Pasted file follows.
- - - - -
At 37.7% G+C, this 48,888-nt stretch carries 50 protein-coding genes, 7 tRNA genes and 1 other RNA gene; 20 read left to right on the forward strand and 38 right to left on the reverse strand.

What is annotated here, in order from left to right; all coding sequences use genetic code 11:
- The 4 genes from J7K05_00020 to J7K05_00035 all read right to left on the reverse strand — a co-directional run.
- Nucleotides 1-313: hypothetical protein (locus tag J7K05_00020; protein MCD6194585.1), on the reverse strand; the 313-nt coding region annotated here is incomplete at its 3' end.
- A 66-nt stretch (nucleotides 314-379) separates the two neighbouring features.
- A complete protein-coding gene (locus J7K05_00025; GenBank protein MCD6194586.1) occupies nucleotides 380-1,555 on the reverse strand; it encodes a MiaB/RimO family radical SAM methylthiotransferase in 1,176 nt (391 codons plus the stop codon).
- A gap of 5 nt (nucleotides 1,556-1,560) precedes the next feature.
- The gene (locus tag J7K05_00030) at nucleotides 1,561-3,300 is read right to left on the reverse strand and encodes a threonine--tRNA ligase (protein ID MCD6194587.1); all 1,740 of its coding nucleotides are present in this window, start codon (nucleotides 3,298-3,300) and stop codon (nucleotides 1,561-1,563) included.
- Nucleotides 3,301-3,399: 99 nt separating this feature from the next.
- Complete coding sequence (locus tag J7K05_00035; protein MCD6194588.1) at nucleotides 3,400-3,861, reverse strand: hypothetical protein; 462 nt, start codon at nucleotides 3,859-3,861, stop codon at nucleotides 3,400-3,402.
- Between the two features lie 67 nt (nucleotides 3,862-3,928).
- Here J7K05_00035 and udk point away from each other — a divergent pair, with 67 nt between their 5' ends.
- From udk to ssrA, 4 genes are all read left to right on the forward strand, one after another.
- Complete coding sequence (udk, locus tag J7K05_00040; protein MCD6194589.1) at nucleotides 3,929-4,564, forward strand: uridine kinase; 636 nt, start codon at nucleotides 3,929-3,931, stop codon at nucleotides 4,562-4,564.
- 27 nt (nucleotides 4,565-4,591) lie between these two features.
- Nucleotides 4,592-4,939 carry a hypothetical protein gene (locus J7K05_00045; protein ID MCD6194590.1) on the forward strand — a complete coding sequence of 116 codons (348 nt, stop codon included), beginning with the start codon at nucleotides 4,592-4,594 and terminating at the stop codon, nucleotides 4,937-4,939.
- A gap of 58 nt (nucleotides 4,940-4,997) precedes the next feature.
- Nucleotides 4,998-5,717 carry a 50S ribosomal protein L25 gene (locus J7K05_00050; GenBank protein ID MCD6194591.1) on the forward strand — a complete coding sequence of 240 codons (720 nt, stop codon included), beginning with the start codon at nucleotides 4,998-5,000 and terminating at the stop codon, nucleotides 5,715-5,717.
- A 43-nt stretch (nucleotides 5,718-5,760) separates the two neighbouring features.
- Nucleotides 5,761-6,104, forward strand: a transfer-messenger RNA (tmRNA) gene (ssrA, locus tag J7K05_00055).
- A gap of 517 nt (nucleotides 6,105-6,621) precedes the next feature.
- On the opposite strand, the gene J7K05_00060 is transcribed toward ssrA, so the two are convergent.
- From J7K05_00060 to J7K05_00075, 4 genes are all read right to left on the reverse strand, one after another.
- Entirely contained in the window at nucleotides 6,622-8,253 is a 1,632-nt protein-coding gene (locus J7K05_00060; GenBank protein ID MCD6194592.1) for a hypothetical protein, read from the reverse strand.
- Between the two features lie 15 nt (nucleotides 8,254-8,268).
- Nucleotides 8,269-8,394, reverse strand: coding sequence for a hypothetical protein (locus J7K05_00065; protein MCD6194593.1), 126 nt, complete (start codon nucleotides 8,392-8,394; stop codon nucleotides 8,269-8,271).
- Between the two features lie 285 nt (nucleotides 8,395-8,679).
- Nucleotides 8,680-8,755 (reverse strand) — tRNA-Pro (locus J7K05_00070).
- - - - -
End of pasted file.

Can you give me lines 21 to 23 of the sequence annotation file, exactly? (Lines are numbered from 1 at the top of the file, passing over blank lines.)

- A gap of 517 nt (nucleotides 6,105-6,621) precedes the next feature.
- On the opposite strand, the gene J7K05_00060 is transcribed toward ssrA, so the two are convergent.
- From J7K05_00060 to J7K05_00075, 4 genes are all read right to left on the reverse strand, one after another.